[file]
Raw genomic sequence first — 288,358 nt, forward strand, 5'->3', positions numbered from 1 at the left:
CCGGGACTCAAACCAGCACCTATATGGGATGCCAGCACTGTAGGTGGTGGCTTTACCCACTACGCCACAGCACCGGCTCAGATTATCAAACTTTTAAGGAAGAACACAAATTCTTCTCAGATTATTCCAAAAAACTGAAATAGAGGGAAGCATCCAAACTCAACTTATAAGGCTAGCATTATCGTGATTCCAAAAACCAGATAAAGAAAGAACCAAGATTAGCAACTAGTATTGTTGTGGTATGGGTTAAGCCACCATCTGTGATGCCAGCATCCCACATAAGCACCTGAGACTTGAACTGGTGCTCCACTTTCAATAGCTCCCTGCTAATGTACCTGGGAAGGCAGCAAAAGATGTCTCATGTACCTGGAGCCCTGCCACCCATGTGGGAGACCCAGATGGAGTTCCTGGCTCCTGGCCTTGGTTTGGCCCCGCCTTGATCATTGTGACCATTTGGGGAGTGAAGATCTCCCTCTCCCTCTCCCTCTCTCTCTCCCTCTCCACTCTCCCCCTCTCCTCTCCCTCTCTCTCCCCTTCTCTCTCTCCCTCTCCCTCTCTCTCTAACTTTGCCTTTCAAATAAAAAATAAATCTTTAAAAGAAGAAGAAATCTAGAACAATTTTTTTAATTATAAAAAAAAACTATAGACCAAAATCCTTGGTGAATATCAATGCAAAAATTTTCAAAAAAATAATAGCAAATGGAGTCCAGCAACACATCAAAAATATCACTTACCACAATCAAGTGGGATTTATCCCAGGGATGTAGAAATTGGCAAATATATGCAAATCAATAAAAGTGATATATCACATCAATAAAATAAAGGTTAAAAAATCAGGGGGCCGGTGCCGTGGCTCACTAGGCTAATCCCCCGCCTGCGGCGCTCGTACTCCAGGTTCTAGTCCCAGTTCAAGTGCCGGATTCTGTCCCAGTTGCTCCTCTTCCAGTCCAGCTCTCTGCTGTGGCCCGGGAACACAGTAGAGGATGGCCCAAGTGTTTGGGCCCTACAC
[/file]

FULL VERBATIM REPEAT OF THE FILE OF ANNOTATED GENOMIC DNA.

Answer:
Raw genomic sequence first — 288,358 nt, forward strand, 5'->3', positions numbered from 1 at the left:
CCGGGACTCAAACCAGCACCTATATGGGATGCCAGCACTGTAGGTGGTGGCTTTACCCACTACGCCACAGCACCGGCTCAGATTATCAAACTTTTAAGGAAGAACACAAATTCTTCTCAGATTATTCCAAAAAACTGAAATAGAGGGAAGCATCCAAACTCAACTTATAAGGCTAGCATTATCGTGATTCCAAAAACCAGATAAAGAAAGAACCAAGATTAGCAACTAGTATTGTTGTGGTATGGGTTAAGCCACCATCTGTGATGCCAGCATCCCACATAAGCACCTGAGACTTGAACTGGTGCTCCACTTTCAATAGCTCCCTGCTAATGTACCTGGGAAGGCAGCAAAAGATGTCTCATGTACCTGGAGCCCTGCCACCCATGTGGGAGACCCAGATGGAGTTCCTGGCTCCTGGCCTTGGTTTGGCCCCGCCTTGATCATTGTGACCATTTGGGGAGTGAAGATCTCCCTCTCCCTCTCCCTCTCTCTCTCCCTCTCCACTCTCCCCCTCTCCTCTCCCTCTCTCTCCCCTTCTCTCTCTCCCTCTCCCTCTCTCTCTAACTTTGCCTTTCAAATAAAAAATAAATCTTTAAAAGAAGAAGAAATCTAGAACAATTTTTTTAATTATAAAAAAAAACTATAGACCAAAATCCTTGGTGAATATCAATGCAAAAATTTTCAAAAAAATAATAGCAAATGGAGTCCAGCAACACATCAAAAATATCACTTACCACAATCAAGTGGGATTTATCCCAGGGATGTAGAAATTGGCAAATATATGCAAATCAATAAAAGTGATATATCACATCAATAAAATAAAGGTTAAAAAATCAGGGGGCCGGTGCCGTGGCTCACTAGGCTAATCCCCCGCCTGCGGCGCTCGTACTCCAGGTTCTAGTCCCAGTTCAAGTGCCGGATTCTGTCCCAGTTGCTCCTCTTCCAGTCCAGCTCTCTGCTGTGGCCCGGGAACACAGTAGAGGATGGCCCAAGTGTTTGGGCCCTACAC